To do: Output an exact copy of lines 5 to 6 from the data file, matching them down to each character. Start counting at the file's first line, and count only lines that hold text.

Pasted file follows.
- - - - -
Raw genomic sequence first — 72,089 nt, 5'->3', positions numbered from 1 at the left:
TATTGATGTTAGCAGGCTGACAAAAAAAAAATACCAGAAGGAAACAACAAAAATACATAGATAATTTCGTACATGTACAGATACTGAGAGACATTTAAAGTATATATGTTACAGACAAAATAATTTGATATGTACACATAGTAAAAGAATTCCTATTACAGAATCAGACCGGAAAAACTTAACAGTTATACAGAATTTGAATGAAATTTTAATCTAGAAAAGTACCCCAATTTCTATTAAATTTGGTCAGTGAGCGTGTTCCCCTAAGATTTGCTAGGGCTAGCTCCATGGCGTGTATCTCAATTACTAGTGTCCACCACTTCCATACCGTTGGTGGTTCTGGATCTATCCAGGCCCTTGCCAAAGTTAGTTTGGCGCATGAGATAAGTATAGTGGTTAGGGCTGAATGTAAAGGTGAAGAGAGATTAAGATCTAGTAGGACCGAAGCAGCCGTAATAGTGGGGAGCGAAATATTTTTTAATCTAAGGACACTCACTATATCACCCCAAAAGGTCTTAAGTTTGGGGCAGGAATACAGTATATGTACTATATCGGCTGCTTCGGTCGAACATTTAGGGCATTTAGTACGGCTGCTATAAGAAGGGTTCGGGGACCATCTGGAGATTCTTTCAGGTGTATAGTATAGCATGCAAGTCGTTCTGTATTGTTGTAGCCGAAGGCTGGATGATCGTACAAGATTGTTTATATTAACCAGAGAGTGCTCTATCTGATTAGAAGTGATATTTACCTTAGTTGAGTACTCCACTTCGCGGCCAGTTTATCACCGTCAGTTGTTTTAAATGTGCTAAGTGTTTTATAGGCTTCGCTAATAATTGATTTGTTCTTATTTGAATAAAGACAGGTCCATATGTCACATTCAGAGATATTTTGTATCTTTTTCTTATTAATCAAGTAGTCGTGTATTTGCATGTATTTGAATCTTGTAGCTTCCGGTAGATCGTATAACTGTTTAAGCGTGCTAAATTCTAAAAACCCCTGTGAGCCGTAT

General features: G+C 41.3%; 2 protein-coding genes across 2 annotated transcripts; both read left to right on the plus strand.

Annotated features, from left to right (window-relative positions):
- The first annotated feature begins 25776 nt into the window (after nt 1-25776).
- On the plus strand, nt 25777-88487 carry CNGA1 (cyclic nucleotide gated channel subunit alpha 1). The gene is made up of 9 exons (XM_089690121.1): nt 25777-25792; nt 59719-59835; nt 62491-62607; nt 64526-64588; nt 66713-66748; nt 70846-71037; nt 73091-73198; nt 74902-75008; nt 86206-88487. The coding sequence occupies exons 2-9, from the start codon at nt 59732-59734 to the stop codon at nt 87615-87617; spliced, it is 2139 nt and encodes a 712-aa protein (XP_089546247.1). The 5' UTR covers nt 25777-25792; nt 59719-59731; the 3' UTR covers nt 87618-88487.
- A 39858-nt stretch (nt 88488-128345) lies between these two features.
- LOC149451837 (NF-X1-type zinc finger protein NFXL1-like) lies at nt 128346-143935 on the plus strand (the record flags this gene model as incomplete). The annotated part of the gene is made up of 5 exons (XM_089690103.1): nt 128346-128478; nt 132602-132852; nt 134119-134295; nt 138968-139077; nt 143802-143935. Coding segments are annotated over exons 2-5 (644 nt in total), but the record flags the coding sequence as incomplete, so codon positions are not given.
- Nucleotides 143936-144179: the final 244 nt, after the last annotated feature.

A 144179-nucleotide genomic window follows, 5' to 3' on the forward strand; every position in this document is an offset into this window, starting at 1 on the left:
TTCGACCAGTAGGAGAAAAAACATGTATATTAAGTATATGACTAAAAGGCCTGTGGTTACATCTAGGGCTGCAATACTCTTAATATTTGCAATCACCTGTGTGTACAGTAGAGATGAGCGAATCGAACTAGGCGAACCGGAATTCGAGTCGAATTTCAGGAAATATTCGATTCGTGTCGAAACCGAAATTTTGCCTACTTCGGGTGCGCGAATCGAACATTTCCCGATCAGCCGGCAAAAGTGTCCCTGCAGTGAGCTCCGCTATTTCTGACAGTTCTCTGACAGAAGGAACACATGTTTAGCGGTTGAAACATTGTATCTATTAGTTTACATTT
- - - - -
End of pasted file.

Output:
- The first annotated feature begins 25776 nt into the window (after nt 1-25776).
- On the plus strand, nt 25777-88487 carry CNGA1 (cyclic nucleotide gated channel subunit alpha 1). The gene is made up of 9 exons (XM_089690121.1): nt 25777-25792; nt 59719-59835; nt 62491-62607; nt 64526-64588; nt 66713-66748; nt 70846-71037; nt 73091-73198; nt 74902-75008; nt 86206-88487. The coding sequence occupies exons 2-9, from the start codon at nt 59732-59734 to the stop codon at nt 87615-87617; spliced, it is 2139 nt and encodes a 712-aa protein (XP_089546247.1). The 5' UTR covers nt 25777-25792; nt 59719-59731; the 3' UTR covers nt 87618-88487.